Testing of pooled milk samples could provide an efficient tool for foot and mouth disease (FMD) screening, and for facilitating movement of milk supplies during an FMD outbreak. Researchers at The Pirbright Institute, in collaboration with USDA/APHIS scientists at the Foreign Animal Disease Diagnostic Laboratory on Plum Island, New York, have shown that such testing is feasible and sensitive enough to detect the presence of one infected cow in a milking herd of up to 1,000 head.
The researchers compared two high-throughput real-time reverse transcription polymerase chain reaction (rRT-PCR) protocols with different RT-PCR chemistries, and in both cases detected the FMD virus in in milk one to two days before the presentation of characteristic foot lesions. They also found:
- The rRT-PCR detection from milk was extended, up to 28 days post contact (dpc), compared to detection 14 dpc for virus isolation.
- Detection of FMDV in milk by rRT-PCR was possible for 18 days longer than detection by the same method in serum samples.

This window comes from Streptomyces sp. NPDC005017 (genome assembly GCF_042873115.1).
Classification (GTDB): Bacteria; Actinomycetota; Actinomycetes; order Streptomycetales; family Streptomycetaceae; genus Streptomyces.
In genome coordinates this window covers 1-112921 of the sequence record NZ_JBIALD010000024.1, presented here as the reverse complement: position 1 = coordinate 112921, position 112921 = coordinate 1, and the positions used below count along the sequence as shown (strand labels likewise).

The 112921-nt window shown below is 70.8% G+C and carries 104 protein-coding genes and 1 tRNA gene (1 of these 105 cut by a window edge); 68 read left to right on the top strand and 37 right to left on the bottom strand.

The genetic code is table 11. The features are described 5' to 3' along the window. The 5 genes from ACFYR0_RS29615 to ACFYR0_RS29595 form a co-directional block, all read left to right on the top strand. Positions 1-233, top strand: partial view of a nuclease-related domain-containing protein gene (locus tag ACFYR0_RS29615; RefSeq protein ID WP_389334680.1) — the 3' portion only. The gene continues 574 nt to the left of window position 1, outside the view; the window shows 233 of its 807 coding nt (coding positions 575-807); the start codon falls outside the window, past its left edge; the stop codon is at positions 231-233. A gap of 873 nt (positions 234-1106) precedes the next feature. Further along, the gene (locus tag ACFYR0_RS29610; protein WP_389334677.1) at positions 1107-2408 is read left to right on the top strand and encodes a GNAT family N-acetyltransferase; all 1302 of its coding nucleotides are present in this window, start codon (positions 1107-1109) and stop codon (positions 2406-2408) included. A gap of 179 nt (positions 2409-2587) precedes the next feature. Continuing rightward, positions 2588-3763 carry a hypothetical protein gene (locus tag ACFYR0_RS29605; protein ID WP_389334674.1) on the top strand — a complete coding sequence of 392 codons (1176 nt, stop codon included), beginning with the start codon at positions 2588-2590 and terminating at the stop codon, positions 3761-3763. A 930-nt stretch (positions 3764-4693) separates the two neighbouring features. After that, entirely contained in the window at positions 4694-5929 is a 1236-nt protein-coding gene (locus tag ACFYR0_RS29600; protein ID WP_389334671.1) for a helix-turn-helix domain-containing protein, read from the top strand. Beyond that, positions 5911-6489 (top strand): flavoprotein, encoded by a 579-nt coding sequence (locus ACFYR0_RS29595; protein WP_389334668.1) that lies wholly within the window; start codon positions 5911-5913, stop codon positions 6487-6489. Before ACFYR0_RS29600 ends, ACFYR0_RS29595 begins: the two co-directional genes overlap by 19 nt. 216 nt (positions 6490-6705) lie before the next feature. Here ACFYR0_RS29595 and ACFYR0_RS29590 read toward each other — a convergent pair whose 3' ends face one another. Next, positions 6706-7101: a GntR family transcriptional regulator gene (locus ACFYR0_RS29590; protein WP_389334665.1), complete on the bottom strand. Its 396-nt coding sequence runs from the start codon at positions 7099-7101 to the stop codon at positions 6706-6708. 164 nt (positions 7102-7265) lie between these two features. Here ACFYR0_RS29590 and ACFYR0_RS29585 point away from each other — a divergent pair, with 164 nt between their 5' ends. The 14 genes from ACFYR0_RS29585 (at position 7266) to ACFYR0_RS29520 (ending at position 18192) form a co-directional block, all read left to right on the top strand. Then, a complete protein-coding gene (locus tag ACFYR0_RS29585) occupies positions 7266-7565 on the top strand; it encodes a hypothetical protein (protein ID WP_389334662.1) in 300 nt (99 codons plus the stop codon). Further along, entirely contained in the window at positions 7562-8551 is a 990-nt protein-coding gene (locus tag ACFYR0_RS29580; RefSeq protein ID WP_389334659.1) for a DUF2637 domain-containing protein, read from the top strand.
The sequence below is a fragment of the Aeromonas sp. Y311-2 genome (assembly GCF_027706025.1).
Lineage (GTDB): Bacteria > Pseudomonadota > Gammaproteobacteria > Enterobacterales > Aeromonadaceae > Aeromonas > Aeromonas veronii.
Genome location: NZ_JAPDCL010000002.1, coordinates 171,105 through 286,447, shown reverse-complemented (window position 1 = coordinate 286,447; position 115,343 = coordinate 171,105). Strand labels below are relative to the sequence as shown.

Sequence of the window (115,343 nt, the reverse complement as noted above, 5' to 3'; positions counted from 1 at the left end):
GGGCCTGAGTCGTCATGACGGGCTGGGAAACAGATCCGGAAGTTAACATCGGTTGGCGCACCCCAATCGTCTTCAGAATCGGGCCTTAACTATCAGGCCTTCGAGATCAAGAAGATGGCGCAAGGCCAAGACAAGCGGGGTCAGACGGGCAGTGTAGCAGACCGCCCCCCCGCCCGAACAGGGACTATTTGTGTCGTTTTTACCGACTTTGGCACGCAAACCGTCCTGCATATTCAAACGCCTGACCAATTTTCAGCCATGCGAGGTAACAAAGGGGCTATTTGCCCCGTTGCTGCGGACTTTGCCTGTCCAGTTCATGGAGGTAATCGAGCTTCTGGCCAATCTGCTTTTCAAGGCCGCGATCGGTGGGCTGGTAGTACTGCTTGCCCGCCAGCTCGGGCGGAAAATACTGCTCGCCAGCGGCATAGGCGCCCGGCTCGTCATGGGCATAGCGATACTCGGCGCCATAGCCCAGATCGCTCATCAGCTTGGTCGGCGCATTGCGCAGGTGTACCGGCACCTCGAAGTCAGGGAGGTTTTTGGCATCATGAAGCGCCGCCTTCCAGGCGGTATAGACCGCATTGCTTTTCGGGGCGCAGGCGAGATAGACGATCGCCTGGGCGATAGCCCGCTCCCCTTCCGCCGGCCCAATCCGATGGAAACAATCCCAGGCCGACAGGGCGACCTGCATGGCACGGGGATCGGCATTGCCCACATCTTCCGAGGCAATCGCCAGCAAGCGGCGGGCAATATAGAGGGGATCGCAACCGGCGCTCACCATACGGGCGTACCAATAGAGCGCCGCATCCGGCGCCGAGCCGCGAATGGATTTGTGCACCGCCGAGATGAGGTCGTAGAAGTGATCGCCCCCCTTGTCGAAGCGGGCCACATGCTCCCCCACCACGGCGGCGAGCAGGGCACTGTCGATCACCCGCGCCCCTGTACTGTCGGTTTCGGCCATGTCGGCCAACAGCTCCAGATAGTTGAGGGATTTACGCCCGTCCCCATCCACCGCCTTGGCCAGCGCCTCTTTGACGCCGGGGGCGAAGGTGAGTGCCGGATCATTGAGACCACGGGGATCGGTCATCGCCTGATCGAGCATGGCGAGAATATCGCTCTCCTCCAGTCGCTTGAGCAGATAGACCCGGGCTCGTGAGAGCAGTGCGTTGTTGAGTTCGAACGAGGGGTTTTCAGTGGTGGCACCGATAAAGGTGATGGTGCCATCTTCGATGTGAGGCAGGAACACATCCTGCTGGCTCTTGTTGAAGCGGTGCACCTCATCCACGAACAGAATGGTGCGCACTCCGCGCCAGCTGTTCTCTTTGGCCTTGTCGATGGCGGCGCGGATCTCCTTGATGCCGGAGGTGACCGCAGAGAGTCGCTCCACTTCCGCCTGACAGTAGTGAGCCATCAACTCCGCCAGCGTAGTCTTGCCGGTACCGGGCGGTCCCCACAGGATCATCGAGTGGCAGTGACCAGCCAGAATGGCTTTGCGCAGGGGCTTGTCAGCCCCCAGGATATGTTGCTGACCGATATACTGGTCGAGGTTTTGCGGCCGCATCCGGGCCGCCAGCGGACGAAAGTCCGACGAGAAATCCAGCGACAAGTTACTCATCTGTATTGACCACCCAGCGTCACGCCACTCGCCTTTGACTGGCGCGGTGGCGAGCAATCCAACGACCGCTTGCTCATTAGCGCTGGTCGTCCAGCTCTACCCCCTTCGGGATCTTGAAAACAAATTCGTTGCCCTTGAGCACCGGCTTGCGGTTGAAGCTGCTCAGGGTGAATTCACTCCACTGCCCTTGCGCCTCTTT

- Dilution studies using milk from the field and experimentally-infected animals showed the test could detect FMDV at 10-7, meaning the test could detect one acutely-infected milking cow in a typical-sized dairy herd of 100 to 1,000 individuals.
The research report, titled “Detection of foot-and-mouth disease virus in milk samples by real-time reverse transcription polymerase chain reaction: optimisation and evaluation of a high-throughput screening method with potential for disease surveillance,” is published in the journal Veterinary Microbiology, and is available online.